Frozen shoulder symptoms
Frozen shoulder symptoms is very difficult to lift and put down. It is a painful condition with limited shoulder movement. When the soft tissue around the shoulder joint is extensively contracted and adhered, the joint movement is severely restricted. Frozen shoulder occurs when the capsule of the shoulder joint becomes thick, stiff and inflamed. The joint capsule contains the ligaments that connect the top of the upper arm bone, the humeral head, to the shoulder joint, holding the joint firmly in place. This is often referred to as a “ball and socket” joint. In this case, the Western medical name is Frozen Shoulder, which is aptly described. The Chinese translation is “frozen” the shoulder, and it can’t be moved! Because the more pain you feel, the less likely you are to use your shoulder. Lack of use can cause the shoulder joint to stick more, making it more difficult for the shoulder to move – it’s “frozen” in its place.
Frozen shoulder causes
Frozen shoulder causes from the perspective of traditional Chinese medicine, this group of muscles and bones is often not used, and the qi and blood of the shoulders are naturally blocked or invaded by external pathogens, which will induce frozen shoulder. In Western studies it is age: adults, most commonly between the ages of 40 and 60. Gender: Females are more common than males. Recent Shoulder Injury: Any shoulder injury or surgery that results in a need to prevent shoulder movement (i.e. with shoulder straps, slings, shoulder straps, etc.). Examples include rotator cuff tears and fractures of the shoulder blade, collarbone, or upper arm. Diabetes: 10% to 20% of people with diabetes develop frozen shoulder. Other health diseases and conditions: including stroke, hypothyroidism (hypothyroidism), hyperthyroidism (hyperthyroidism), Parkinson’s disease, and heart disease. Stroke is a risk factor for Frozen shoulder causes because movement of the arm and shoulder may be limited. Why other diseases and conditions increase the risk of frozen shoulder is not known.
What are the symptoms and signs of frozen shoulder?
Frozen shoulder usually develops slowly and occurs in three stages. Each stage can last for several months. Freeze Phase: Any movement of the shoulder causes pain and the shoulder’s range of motion begins to be limited. Freezing phase: Pain may start to decrease during this phase. However, your shoulders become stiffer and it becomes more difficult to use it. Thaw phase: The shoulder’s range of motion begins to improve. For some people, the pain worsens at night and sometimes interferes with sleep.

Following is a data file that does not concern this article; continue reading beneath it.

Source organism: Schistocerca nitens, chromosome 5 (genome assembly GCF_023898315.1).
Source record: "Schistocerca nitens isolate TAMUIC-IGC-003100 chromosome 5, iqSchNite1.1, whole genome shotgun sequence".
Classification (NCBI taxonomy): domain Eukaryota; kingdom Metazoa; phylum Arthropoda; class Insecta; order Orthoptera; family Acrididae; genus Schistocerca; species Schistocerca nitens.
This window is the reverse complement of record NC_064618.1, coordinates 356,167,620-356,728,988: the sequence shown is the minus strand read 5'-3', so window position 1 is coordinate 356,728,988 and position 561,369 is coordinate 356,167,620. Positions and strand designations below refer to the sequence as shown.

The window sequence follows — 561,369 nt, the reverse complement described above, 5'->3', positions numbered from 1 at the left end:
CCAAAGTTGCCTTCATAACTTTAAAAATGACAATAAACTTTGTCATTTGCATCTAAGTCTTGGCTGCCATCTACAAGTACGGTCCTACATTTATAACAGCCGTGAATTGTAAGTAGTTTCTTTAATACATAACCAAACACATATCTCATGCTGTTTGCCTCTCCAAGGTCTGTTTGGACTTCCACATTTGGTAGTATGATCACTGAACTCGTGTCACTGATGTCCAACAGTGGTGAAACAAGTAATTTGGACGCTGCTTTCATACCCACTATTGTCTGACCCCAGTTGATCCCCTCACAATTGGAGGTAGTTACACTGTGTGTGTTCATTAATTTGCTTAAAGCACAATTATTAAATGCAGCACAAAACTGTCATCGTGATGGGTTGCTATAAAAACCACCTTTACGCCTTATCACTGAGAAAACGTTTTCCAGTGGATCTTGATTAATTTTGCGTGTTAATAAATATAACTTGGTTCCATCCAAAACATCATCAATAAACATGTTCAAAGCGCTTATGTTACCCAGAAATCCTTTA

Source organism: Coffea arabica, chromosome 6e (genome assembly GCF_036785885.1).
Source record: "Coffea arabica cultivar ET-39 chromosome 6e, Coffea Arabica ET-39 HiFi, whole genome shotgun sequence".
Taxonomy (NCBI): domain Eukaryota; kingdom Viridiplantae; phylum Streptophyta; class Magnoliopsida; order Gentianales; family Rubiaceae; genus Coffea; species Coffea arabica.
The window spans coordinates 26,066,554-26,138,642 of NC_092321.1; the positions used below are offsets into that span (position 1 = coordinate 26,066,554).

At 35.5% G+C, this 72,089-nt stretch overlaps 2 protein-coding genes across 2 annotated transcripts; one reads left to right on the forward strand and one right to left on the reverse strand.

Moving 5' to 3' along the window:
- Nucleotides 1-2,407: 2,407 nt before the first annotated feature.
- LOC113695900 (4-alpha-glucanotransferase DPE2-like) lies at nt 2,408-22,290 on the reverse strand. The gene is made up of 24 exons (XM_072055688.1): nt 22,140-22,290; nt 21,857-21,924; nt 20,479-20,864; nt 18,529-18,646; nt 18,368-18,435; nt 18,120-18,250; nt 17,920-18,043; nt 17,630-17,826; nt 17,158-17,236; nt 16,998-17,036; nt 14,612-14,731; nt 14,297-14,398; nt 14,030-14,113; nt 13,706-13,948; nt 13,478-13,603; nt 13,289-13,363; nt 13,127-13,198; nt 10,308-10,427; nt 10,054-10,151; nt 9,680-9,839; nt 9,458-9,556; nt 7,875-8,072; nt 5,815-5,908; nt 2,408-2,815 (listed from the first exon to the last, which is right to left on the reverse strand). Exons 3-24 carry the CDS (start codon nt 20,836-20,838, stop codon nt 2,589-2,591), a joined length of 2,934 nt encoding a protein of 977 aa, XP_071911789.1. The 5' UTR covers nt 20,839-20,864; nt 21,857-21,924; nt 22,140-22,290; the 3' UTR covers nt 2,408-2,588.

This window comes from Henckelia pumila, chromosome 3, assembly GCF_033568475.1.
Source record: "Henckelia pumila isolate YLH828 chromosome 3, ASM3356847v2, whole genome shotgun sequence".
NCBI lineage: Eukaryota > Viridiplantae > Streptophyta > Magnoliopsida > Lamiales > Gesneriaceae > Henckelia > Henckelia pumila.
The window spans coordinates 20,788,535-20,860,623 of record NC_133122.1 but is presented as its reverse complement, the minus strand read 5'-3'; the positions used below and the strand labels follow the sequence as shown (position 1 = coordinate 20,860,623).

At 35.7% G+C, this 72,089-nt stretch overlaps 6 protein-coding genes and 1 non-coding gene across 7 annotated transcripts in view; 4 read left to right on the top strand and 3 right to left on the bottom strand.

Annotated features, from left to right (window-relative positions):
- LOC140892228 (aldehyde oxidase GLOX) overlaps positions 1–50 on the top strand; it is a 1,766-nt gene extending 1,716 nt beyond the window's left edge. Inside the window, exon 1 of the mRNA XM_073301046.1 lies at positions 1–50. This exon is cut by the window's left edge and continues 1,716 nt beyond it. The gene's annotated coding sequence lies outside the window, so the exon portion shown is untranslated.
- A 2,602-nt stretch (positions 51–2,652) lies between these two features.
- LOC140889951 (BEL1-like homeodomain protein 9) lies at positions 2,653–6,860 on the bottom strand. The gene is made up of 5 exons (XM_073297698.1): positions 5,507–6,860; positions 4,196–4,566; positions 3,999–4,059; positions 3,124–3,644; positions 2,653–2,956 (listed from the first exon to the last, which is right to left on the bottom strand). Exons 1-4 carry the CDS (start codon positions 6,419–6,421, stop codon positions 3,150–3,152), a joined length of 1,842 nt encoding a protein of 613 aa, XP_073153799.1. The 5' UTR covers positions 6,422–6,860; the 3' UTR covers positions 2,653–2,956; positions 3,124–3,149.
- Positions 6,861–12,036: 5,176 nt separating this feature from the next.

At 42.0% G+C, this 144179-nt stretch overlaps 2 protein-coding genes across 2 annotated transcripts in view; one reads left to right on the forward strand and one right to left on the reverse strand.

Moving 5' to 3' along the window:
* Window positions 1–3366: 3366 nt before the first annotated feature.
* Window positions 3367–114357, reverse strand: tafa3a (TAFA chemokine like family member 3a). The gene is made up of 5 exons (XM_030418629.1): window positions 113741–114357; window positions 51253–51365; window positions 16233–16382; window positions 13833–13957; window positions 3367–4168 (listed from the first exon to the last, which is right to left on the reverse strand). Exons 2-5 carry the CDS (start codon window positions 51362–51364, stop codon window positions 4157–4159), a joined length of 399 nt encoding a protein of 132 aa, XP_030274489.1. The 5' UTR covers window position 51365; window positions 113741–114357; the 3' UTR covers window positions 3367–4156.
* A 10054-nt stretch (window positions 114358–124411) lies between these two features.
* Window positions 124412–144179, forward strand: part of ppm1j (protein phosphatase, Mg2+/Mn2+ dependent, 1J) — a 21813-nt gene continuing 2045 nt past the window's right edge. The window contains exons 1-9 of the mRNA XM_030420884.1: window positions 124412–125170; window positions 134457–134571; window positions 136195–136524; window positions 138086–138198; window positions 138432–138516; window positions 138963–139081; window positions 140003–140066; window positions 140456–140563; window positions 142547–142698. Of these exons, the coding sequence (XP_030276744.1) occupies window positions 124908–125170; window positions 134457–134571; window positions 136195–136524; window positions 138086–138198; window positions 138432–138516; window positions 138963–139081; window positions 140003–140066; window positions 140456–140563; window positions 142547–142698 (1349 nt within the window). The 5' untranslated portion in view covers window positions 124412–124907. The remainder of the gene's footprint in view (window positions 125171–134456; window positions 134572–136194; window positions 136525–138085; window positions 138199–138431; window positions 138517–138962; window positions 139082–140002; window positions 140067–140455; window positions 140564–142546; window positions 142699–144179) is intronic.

Medical leave certificate
Registered TCM practitioners should be able to handle all kinds of general bone injuries, muscle sprains, and muscle and bone injuries. Internal injuries caused by external forces (such as work injuries), muscles, bones, muscles, breathing difficulties (due to bone injuries), injuries to meridians, qi and blood, and internal organs can all be treated with bruises. As long as you have bruises, impact injuries, flash contusions, sprains, stress, trauma or muscle and muscle strains and other internal and external reasons, which lead to damage to the muscles, bones and organs, blockage of the meridians, and poor blood flow, you can give the doctor a medical leave certificate after diagnosis. and receipts.
How to treat frozen shoulder?
Traditional Chinese medicine culture has a long history and is extensive and profound. The effect of using traditional Chinese medicine to treat periarthritis of the frozen shoulder is indeed obvious to all. The effect of traditional Chinese medicine massage is indeed obvious. In traditional Chinese medicine, pain is unreasonable. Generally speaking, there is no pain. Using massage to stimulate the relevant acupoints around the shoulder can effectively relieve the pain of the patient, or it can be treated with acupuncture, but in addition to acupuncture, the following methods can also be used for treatment. Manipulative therapy: find the adhesion site by hand plucking and pulling and stretching, then use the plucking method, then use both hands to massage the tendon to loosen the tendons, and then use shaking, shaking and rotating methods to do extension movements; Physicians do passive movements such as backbending and lifting of the affected limb to flex the joints. The above manual treatment is required. The number of treatment interventions required every other day varies from person to person. Cupping method: The patient is placed on the treatment bed with the back facing upward, and then cupping is placed on a specific acupoint for 5-10 minutes, and then manual therapy is considered.